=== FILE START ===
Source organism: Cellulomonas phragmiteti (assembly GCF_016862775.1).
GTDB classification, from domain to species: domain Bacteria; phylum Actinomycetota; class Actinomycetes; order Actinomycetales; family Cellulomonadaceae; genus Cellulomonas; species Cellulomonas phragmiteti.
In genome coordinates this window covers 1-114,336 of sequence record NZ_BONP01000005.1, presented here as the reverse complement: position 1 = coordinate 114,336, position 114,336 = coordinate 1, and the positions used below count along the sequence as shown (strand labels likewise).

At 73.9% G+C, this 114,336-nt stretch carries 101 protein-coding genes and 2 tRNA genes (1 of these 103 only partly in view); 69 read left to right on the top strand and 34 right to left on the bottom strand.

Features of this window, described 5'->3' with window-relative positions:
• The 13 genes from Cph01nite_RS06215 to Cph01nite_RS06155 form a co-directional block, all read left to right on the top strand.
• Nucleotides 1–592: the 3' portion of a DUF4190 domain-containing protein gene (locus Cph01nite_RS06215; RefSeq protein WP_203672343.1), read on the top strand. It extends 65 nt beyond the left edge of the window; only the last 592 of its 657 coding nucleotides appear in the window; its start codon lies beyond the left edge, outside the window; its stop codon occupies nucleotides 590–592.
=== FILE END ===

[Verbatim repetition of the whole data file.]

Source organism: Cellulomonas phragmiteti (assembly GCF_016862775.1).
GTDB classification, from domain to species: domain Bacteria; phylum Actinomycetota; class Actinomycetes; order Actinomycetales; family Cellulomonadaceae; genus Cellulomonas; species Cellulomonas phragmiteti.
In genome coordinates this window covers 1-114,336 of sequence record NZ_BONP01000005.1, presented here as the reverse complement: position 1 = coordinate 114,336, position 114,336 = coordinate 1, and the positions used below count along the sequence as shown (strand labels likewise).

At 73.9% G+C, this 114,336-nt stretch carries 101 protein-coding genes and 2 tRNA genes (1 of these 103 only partly in view); 69 read left to right on the top strand and 34 right to left on the bottom strand.

Features of this window, described 5'->3' with window-relative positions:
• The 13 genes from Cph01nite_RS06215 to Cph01nite_RS06155 form a co-directional block, all read left to right on the top strand.
• Nucleotides 1–592: the 3' portion of a DUF4190 domain-containing protein gene (locus Cph01nite_RS06215; RefSeq protein WP_203672343.1), read on the top strand. It extends 65 nt beyond the left edge of the window; only the last 592 of its 657 coding nucleotides appear in the window; its start codon lies beyond the left edge, outside the window; its stop codon occupies nucleotides 590–592.